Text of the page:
Virtual Reality: The Next Frontier in Jewelry and Watch Marketing



If you haven’t experienced the latest in VR technology, get yourself to the App Store!

My first experience with virtual reality (VR) took place a couple of years ago when Rio Tinto invited guests at its booth at JCK Las Vegas to don the Oculus Rift headset and journey to its diamond mine in Canada’s Northwest Territories. At this year’s JCK show, even more exhibitors jumped aboard the VR bandwagon (see the item on “best use of technology” in our Best in Show roundup).

The buzz surrounding VR is only growing stronger, and watch brands are among its biggest proponents. Why? This Inc. article offers a compelling three-point answer to why “virtual reality is a marketing game changer.”

VR, when done well, is super cool (if slightly nauseating). The New York Times VR app is a great place to get familiar with its power as a storytelling tool. (All you have to do is download the app and, for the best experience, be sure you have your Google Cardboard.)

As you get comfortable with viewing VR, consider these cool initiatives from some of our industry’s biggest brands.

Piaget

In the Piaget Polo Experience, the Swiss watchmaker takes you to a polo match, but you’re not simply viewing the “game of kings” from the sidelines like any ol’ schlub. Using Google Cardboard and your headphones, you actually get to experience what it feels like to sit atop a galloping pony, listening to the thumping of its hooves and watching the blur of motion around you as the other players race around the field. I can’t think of a better way to drum up excitement for the brand’s new “casual chic” steel Polo S timepiece—can you?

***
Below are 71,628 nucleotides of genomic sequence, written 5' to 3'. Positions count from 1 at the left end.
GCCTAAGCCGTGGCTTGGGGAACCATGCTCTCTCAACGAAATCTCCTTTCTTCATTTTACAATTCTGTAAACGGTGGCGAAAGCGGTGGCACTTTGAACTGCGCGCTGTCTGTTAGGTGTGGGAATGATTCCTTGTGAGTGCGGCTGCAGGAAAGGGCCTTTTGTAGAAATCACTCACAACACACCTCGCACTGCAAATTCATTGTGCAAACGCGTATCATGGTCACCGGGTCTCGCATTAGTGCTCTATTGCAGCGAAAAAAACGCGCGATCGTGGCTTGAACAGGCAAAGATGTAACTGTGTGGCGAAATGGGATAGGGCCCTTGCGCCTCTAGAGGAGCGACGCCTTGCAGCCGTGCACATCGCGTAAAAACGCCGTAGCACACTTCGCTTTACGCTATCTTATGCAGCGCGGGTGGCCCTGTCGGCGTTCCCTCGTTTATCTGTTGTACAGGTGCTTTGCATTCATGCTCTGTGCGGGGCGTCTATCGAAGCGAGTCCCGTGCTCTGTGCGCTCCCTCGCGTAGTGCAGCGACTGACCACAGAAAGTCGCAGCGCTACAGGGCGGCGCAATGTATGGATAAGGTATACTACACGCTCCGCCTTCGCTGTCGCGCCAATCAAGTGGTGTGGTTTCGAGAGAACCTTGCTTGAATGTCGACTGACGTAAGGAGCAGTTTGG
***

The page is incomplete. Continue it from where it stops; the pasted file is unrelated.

piaget_polo_experience.png

A still shot from the Piaget Polo Experience

piaget_polo_s_low.jpg

Polo S in steel; $9,350; Piaget

Seiko

On Aug. 10, a new exhibit opened at the Seiko Museum in Japan, allowing visitors to explore a Grand Seiko watch movement. Although I can’t seem to find a link to the actual video (perhaps because it’s available for viewing at the museum only?), I can speak from experience when I say that soaring past the gears, wheels, and bridges that comprise a mechanical watch movement is a wonderful way to appreciate its complexity and the technical savvy required to produce it.

TAG Heuer

Back in March, the Swiss firm created a fun VR experience via the NYT VR app that put viewers literally in the driver’s seat of a racing car before launching them into outer space, where they were able to float past and inside models from its iconic Carrera collection. I cannot for the life of me find the video—it seems to have disappeared from the NYT site and is nowhere to be found on the TAG Heuer site. But my boyfriend, Jim, and I both tried it out and loved the up-close-and-personal experience with Swiss engineering.

(Photo courtesy of Piaget)